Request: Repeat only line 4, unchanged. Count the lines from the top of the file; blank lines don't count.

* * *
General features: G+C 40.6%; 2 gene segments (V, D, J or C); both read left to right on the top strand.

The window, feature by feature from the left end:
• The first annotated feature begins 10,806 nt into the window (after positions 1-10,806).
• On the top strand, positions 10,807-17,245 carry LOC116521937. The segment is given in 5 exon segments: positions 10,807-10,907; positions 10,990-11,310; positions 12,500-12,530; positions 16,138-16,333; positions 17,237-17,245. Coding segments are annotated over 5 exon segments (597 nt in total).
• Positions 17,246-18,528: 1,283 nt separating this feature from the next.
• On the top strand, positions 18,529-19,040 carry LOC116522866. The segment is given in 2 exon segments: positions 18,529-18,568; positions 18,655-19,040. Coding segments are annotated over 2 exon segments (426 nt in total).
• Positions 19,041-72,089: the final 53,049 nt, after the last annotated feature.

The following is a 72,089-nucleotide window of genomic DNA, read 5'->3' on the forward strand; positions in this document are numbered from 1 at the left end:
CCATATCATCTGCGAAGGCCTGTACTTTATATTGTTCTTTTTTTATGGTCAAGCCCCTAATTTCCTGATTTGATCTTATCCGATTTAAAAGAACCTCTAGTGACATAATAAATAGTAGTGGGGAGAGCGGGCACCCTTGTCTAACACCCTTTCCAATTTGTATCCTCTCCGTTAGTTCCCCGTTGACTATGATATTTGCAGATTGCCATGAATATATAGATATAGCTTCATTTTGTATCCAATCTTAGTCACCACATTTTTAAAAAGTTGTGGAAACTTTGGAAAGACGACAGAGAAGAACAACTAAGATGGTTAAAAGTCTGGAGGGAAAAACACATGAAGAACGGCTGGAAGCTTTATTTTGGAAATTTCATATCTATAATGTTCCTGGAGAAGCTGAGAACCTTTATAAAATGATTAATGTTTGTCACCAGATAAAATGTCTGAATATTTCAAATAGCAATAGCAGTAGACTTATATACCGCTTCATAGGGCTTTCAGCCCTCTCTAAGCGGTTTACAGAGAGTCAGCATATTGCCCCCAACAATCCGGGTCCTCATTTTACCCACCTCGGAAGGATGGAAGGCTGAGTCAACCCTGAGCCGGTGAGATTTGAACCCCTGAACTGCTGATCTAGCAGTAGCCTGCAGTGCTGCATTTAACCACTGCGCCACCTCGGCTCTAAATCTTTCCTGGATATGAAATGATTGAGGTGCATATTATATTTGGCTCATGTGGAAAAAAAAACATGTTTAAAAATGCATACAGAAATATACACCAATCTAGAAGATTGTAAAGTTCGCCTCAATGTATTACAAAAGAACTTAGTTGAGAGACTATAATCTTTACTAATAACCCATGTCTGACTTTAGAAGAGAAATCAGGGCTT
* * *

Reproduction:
• On the top strand, positions 10,807-17,245 carry LOC116521937. The segment is given in 5 exon segments: positions 10,807-10,907; positions 10,990-11,310; positions 12,500-12,530; positions 16,138-16,333; positions 17,237-17,245. Coding segments are annotated over 5 exon segments (597 nt in total).